Do you ask anything from your children in return for what you have given them ? It is your duty to work for them, and there the
matter ends. In whatever you do for a particular person, a city, or a state, assume the same attitude towards it as you have towards your children – expect nothing in return. If you can invariably take the position of a giver, in which everything given by you is a free offering to the world, without any thought of return, then will your work bring you no attachment. Attachment comes only where we expect a return.
Results in bliss.
If working like slaves results in selfishness and attachment, working as masters of our own mind gives rise to the bliss of non-attachment. We often talk of right and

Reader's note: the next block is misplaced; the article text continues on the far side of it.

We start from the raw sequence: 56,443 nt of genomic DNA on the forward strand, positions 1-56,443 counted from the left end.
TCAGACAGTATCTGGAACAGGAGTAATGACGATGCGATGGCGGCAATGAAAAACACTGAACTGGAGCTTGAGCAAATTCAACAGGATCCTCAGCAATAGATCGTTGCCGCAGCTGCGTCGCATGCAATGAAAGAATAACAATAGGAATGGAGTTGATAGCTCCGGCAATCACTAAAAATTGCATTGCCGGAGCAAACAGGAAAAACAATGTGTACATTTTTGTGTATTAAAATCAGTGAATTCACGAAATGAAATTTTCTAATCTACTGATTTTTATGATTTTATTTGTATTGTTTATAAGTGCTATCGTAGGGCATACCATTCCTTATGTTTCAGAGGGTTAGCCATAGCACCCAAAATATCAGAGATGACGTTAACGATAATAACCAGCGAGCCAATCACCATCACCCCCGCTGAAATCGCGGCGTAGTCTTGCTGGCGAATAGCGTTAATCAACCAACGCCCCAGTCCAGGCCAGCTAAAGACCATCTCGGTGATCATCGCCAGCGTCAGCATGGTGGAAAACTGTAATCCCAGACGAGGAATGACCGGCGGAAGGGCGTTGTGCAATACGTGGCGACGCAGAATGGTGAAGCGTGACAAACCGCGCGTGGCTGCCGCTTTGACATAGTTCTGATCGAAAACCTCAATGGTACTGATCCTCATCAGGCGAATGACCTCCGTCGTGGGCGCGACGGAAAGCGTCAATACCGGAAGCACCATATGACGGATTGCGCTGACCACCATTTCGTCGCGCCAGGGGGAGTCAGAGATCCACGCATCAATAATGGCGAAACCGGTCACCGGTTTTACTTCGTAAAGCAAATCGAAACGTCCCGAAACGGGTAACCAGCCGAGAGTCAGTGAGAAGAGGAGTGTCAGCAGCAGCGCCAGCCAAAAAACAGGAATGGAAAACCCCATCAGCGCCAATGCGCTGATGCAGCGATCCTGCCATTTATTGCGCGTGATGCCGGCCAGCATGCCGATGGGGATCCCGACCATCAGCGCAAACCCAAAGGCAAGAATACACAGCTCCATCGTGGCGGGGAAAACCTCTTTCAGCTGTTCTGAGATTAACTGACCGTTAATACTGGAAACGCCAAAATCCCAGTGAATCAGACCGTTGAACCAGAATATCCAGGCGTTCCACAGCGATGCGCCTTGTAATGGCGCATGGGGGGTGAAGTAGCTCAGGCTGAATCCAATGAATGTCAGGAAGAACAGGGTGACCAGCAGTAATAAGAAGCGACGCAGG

justice, but we find that in the world right and justice are mere baby’s talk. There are two things which guide the conduct of men : might and mercy. The exercise of might is invariably the exercise of selfishness. All men and women try to make the most of whatever power or advantage they have. Mercy is heaven itself; to be good, we have all to be merciful. Even justice and right should stand on mercy. All thought of obtaining return for the work we do hinders our spiritual progress; nay, in the end it brings misery. There is another way in which this idea of mercy and sefless charity can be put into practice; that is, by looking upon work as ” worship ” in case we believe in a Personal God. Here we give up all the fruits of our work unto the Lord, and, worshipping Him thus, we have no right to expect anything from mankind for the work we do. The Lord Himself works incessantly and is ever without attachment. Just as water cannot wet the lotus leaf, so work cannot bind the unselfish man by giving rise to attachment to results. The selfless and unattached man may live in the very heart of a crowded and sinful city; he will not be touched by sin.